MUNIRAH CHRONICLE

                                                                                                                                                                                               

                                                                                                                                                                       

*******  Today in Black History –  September 3, 2015  *******   

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1783 - Richard Allen, founder of the African Meethodist Episcopal

        Church, purchases his freedom with his earnings as a

        self-employed teamster.

 

1838 - Frederick Augustus Washington Bailey, diisguised as a

        sailor, escapes from slavery in Baltimore, Maryland to

        New Bedford, Massachusetts via New York City.  He will

        take the name Douglass, after the hero of Sir Walter

        Scott's poem "Lady of the Lake".

 

1865 - The Union Army commander in South Caroliina orders the

        Freedmen's Bureau personnel to stop seizing land.

 

1868 - Henry McNeal Turner delivers a speech beefore the Georgia

        legislature defending African Americans' rights to hold

        state office.  The lower house of the Georgia

        legislature, rules that African Americans were ineligible

        to hold office, and expels twenty-eight representatives.

        Ten days later the senate expels three African Americans.

        Congress will refuse to re-admit the state to the Union

        until the legislature seats the African American

        representatives.

 

1891 - John Stephens Durham, assistant editor oof the Philadelphia

        Evening Bulletin, is named minister to Haiti.  

 

1891 - Cotton pickers organize a union and stagge a strike for

        higher wages in Texas.

 

1895 - Charles Hamilton Houston is born in Washhington, DC.  He will

        become a prominent African American lawyer, Dean of Howard

        University Law School, and NAACP Litigation Director who

        will play a significant role in dismantling the Jim Crow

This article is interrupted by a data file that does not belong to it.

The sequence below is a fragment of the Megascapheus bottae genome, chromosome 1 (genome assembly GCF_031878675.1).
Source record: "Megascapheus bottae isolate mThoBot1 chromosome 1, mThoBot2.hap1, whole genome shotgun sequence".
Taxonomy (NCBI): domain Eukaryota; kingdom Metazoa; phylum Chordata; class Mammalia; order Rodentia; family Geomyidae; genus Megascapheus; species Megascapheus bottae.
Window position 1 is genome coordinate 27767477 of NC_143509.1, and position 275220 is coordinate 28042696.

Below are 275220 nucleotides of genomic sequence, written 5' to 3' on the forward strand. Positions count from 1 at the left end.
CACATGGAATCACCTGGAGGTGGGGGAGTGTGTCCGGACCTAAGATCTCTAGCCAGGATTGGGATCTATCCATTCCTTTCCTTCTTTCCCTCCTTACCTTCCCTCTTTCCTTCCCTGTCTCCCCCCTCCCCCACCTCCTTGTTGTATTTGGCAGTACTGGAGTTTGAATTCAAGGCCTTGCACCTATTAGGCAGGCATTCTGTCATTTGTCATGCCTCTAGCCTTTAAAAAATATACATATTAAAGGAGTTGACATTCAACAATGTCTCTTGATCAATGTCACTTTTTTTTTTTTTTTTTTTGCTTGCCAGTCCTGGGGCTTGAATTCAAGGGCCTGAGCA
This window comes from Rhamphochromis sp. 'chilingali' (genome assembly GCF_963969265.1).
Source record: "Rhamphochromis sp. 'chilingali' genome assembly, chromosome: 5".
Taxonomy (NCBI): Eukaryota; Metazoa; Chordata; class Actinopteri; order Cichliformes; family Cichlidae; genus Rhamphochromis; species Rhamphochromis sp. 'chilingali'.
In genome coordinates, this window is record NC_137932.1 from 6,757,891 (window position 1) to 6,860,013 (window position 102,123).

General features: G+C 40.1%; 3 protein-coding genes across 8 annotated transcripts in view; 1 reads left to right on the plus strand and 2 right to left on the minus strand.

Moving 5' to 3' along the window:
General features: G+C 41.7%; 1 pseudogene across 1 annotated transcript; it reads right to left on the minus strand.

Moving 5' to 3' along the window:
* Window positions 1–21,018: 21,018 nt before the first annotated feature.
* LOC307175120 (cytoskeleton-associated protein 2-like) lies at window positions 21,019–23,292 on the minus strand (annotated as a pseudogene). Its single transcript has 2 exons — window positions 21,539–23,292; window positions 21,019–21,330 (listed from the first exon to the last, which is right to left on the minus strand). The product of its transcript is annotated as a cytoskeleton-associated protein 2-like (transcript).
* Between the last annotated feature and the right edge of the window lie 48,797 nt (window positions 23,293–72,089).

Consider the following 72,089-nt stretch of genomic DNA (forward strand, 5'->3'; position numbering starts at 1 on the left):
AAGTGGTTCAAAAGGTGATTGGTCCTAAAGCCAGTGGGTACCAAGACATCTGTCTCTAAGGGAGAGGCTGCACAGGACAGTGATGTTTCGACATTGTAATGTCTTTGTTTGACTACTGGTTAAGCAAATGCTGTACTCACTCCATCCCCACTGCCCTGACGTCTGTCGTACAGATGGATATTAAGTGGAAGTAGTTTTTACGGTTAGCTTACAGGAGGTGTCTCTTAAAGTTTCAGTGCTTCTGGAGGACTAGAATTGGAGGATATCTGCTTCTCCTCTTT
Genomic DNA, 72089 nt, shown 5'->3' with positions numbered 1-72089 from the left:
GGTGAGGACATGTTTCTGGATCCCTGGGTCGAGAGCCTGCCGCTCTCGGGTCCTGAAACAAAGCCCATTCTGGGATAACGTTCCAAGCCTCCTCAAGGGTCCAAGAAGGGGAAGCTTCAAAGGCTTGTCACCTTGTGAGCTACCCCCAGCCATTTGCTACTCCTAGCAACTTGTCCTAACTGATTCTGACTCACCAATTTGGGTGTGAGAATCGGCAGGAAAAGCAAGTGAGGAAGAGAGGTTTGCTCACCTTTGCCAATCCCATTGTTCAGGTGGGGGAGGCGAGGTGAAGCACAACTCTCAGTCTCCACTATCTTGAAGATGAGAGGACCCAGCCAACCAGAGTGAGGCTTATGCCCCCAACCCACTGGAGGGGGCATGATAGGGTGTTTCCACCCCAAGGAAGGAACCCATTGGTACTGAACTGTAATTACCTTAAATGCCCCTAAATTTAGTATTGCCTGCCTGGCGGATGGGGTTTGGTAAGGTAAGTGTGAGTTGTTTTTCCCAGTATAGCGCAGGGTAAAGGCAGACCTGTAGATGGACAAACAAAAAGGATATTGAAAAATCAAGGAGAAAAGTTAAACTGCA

laws, which will earned him the title "The Man Who Killed

        Jim Crow". He will also be well known for having trained

        future Supreme Court Justice Thurgood Marshall. Through his

        work at the NAACP, He will play a role in nearly every civil

        rights case before the Supreme Court between 1930 and Brown

        v. Board of Education (1954). His plan to attack and defeat

        Jim Crow segregation by demonstrating the inequality in the

        "separate but equal" doctrine from the Supreme Court's Plessy

        v. Ferguson decision as it pertained to public education in

        the United States will be the masterstroke that brings about

        the landmark Brown decision. In the documentary "The Road to

        Brown", Hon. Juanita Kidd Stout describes his strategy, "When

        he attacked the "separate but equal" theory his real thought

        behind it was that "All right, if you want it separate but

        equal, I will make it so expensive for it to be separate that

        you will have to abandon your separateness." And so that was

        the reason he started demanding equalization of salaries for

        teachers, equal facilities in the schools and all of that."

        He will take a movie camera across South Carolina to document

        the inequalities between African American and white education.

        Then, as Special Counsel to the NAACP he will dispatch

        Thurgood Marshall, Oliver Hill and other young attorneys to

        work to equalize teachers' salaries. From 1935 to 1940, he